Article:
Chris --- sorry for getting into this thread late --- one of my hobby horses has been following troop deployments, rotations and reconstitution cycles since at least August, 2003. I am only using public sources so I will be wrong, but I think my margin of error is fairly small.
Right now the Bush escalation plan is to put 20 brigades into Iraq by mid-May, and 2 brigades into Afghanistan. Right now the Iraq force is designed to be 18 active duty brigades, and the two in Afganistan are also active duty brigades. The National Guard as a whole will not be available in sufficient numbers until the very end of this year or the first quarter of 2008. Between the US Army and the US Marines, there are a planned fifty active duty brigades/regiments, so twenty brigades is 40% of the force.
However the entire force is not deployable right now. There are at least six Army brigades forming up/reorganizing, and another brigade in South Korea unavailable for deployment, so we are down to 20 out of 43. Of the remaing 23 brigades, at least sixteen of them have rotated out of Iraq or Afghanistan in the past 8 months. These units are nowhere near ready for deployment. The remaining seven brigades have rotated out of combat from 8 to 18 months ago. These brigades would be the first ones effected by Murtha, and my guess, repeat guess, is that none of these units have adequate training time on the right equipment. All the current reporting is stating that the brigades not in combat theatres are at C-3 or C-4 readiness, which is the two lowest levels of combat readiness.
Of the five brigades going forward into Iraq for the escalation, two brigades of the 3rd Infantry Division had between 12 and 14 months of rest between deployments. These two brigades at the very least will not meet the Murtha training/readiness requirements. The other three brigades are very questionable. Additionally, one brigade of the Minn. National Guard saw its tour extended by 3.5 months, and one Marine regiment equivalant is having its tour extended by 2 months.
So if the Murtha requirements were in place this afternoon, the maximum sustainable force in Iraq is most likely 10 or 11 brigades. The number of eligible brigades will decrease in the next six to nine months, and then slowly start increasing again to a max of 18-20 active duty brigades eligible.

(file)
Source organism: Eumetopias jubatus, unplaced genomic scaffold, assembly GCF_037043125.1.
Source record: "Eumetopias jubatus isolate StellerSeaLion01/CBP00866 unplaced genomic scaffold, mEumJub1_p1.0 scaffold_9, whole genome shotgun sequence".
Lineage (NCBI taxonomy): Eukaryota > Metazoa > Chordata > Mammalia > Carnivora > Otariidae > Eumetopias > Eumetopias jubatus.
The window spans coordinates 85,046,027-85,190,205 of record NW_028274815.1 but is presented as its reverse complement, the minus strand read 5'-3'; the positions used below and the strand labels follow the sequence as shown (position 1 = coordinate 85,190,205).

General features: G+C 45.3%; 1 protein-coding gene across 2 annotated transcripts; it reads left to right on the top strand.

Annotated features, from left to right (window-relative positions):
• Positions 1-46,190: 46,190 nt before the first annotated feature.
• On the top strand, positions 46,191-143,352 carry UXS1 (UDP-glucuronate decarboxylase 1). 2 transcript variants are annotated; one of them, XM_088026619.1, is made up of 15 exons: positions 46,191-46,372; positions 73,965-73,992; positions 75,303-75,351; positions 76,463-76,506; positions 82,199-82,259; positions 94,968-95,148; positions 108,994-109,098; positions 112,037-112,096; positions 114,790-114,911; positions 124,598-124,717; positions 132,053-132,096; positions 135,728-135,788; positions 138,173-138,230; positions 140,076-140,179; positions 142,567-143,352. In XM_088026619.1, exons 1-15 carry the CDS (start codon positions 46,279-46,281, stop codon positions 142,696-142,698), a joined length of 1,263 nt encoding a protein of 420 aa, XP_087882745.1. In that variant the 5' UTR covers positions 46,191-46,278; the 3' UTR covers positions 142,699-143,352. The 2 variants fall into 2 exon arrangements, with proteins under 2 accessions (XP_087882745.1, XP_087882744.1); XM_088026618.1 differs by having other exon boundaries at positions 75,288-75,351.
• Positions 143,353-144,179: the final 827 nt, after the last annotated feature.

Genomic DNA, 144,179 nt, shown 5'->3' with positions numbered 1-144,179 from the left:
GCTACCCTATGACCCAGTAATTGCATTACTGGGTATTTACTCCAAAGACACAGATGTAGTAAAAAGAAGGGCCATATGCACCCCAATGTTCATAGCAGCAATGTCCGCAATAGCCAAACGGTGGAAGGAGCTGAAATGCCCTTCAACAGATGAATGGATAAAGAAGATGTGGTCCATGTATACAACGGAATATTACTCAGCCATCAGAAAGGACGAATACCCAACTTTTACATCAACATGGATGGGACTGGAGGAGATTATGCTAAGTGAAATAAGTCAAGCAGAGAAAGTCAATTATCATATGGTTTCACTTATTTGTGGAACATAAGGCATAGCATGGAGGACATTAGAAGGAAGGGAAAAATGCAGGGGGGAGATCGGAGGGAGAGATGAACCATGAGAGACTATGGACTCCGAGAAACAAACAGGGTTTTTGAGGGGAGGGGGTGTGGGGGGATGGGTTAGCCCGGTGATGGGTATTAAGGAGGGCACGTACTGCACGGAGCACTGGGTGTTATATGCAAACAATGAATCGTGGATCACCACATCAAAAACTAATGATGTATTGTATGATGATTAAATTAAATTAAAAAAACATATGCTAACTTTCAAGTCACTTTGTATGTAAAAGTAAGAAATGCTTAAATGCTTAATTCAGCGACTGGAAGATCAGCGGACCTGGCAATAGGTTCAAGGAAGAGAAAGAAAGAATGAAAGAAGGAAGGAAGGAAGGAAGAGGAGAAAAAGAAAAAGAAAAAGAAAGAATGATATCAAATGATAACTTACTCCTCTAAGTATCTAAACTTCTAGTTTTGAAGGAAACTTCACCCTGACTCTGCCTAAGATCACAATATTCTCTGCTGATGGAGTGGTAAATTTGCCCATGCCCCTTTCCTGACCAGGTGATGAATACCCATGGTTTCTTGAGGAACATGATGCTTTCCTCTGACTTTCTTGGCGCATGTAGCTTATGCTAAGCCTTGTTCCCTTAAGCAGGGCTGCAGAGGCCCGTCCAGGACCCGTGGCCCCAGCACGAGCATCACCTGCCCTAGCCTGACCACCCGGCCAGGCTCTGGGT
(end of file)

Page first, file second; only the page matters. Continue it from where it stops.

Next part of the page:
If we are serious about primarying people to achieve specific policy objectives I think a couple of things need to be made explicit both on the target criteria and timelines. We as the netroots do not have the financial resources to primary 80-150 Democratic. Instead a small group of demonstration primaries are what we can afford to mount and show political power.
So who should we target? High value targets include the obvious one of Rep. Hoyer, but whom else? I propose that we target as a class Democratic representatives who hold very, very safe seats that are dominated by liberal and progressive urban voters but the Rep. is not reflecting their expressed preference for getting out of Iraq.
Additionally, as we learned in the Harman primary and the CT-Sen primary, we only need one or two early effective showings, not even wins, although wins are much more valuable, to start getting positive changes in behavior. So we should be looking at districts that have relatively early primaries. So that means ignoring California or Massachusetts or Pennsylvania reps for the first round, as the primaries are too late.
So we need to find three to five very good candidates within the next month or two, get their campaigns up and running, fund them to a credible degree and use the threat of expanding this program to put the fear of a ferocious primary fight into fickle or non-responsive Democrats....